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The definition of the matrix exponential uses powers, multiplication by scalars, sums and a limit. The former 3 are given by the vector space the matrices are in. A limit would require making that space of matrices into a normed space, i believe. Since there are different possible norms for a space of matrices, it is not clear that the same sequences converge for each norm, which could mean that the matrix exponential depends on norm.

While writing this i remembered that a space of matrices is isomorphic (as a vector space) to $\mathbb{F}^k$ for some $k \in \mathbb{N}$ and some field $\mathbb{F}$ and all norms in $\mathbb{F}^k$ are equivalent. I believe isomorphism as a vector space would imply that all norms are equivalent since norms are defined in terms of the vector space. Is this correct?

(Edit: My last claim might be wrong if what someone commented is true, but its at least true for the real and complex fields)

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    $\begingroup$ Yes. Convergence the series for exponential does not depend on the norm. $\endgroup$ Commented Sep 30, 2020 at 8:49
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    $\begingroup$ Yes, in finite-dimensional spaces, all norms are equivalent. $\endgroup$
    – user436658
    Commented Sep 30, 2020 at 9:00
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    $\begingroup$ All norms on $\mathbb F^k$ are equivalent in the case that $\mathbb F$ is complete. So $\mathbb R$ and $\mathbb C$ are OK. It is an interesting exercise to find an example two norms on $\mathbb Q^2$ that are not equivalent. $\endgroup$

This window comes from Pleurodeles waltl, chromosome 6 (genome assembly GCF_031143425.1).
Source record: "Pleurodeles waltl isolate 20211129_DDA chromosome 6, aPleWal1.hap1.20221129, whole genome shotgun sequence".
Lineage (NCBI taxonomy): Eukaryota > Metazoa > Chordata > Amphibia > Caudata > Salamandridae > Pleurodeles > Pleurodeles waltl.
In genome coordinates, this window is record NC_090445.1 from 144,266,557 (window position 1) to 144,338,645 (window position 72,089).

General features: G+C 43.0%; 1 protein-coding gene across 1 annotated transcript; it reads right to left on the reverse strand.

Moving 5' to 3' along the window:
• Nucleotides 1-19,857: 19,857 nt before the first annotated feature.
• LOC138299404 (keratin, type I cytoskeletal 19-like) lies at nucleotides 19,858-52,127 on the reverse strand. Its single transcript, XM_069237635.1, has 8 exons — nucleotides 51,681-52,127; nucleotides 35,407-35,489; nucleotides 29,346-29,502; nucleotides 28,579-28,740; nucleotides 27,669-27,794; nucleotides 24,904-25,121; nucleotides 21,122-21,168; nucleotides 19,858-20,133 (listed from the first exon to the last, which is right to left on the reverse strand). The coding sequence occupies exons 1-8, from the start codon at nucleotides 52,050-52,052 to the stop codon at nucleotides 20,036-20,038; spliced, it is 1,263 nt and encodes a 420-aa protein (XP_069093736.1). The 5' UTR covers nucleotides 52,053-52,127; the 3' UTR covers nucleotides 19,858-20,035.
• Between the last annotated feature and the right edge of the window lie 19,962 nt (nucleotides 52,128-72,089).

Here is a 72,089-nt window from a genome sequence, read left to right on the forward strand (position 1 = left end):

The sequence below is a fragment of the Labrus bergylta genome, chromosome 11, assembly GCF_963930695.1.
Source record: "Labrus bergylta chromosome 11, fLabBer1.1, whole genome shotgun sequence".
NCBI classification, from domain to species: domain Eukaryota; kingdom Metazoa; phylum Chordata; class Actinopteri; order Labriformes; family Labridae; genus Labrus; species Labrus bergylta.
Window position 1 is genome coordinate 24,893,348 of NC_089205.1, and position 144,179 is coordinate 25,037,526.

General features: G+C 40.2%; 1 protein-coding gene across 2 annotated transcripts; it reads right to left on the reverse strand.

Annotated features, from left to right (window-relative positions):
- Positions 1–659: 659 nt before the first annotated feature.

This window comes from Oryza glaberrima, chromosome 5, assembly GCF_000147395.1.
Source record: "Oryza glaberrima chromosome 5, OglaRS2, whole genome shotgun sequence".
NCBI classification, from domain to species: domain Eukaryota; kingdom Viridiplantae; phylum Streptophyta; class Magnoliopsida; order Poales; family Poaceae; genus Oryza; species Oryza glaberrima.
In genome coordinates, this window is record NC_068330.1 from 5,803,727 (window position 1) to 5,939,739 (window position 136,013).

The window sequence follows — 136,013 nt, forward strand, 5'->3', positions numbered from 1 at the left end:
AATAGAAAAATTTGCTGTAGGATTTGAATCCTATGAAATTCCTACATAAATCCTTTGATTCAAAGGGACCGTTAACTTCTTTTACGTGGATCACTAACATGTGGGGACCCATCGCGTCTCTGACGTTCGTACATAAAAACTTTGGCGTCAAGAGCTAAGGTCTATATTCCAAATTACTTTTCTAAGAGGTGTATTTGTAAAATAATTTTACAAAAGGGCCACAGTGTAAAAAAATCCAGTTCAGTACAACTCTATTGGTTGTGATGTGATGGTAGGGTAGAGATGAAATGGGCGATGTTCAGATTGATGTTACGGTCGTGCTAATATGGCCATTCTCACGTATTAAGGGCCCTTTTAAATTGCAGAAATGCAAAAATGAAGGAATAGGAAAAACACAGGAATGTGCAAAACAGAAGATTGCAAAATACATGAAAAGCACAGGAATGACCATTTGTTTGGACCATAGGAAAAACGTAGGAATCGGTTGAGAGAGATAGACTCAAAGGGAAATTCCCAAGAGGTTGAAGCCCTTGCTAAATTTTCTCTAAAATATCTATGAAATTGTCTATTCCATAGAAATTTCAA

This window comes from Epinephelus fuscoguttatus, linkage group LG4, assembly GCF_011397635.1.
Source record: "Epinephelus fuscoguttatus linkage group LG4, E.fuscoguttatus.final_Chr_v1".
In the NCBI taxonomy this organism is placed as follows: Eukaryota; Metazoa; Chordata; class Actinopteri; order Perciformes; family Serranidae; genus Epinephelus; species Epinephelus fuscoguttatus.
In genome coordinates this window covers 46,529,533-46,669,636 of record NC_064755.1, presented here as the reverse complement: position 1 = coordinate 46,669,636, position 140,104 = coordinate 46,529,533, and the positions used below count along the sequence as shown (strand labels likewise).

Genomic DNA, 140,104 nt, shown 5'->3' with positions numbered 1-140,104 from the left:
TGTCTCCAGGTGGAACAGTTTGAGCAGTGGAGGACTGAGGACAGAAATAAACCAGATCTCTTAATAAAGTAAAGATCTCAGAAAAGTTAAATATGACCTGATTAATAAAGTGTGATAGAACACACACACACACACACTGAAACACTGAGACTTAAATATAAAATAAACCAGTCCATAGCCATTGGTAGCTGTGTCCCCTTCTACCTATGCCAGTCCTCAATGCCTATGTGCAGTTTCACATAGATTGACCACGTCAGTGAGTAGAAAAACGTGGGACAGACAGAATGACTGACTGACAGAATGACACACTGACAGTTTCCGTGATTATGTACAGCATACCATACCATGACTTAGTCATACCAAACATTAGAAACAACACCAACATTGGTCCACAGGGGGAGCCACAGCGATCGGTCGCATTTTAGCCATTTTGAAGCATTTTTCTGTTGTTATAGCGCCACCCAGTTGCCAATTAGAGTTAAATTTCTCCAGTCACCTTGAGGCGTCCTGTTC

– GEdgar
    Commented Oct 1, 2020 at 0:07

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The limit only depends on the underlying topology, and all norms on a finite-dimensional vector space generate the same topology, which after picking a basis is the topology of pointwise convergence of coefficients. So the matrix exponential is independent of the choice of norm, but it's good of you to have spotted the possibility that it might not be!

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  • $\begingroup$ Do non-equivalent norms over a finite-dimensional vector space (as can happen over non-complete fields: mathoverflow.net/q/265192/150499) still generate the same topology? $\endgroup$
    – user736690
    Commented Dec 6, 2020 at 13:46
  • $\begingroup$ @Carla: do you ask that the norm take values in the field? Does the field itself have an order or a (real-valued) norm? I don’t know what the standard definition is here. $\endgroup$ Commented Dec 6, 2020 at 16:45

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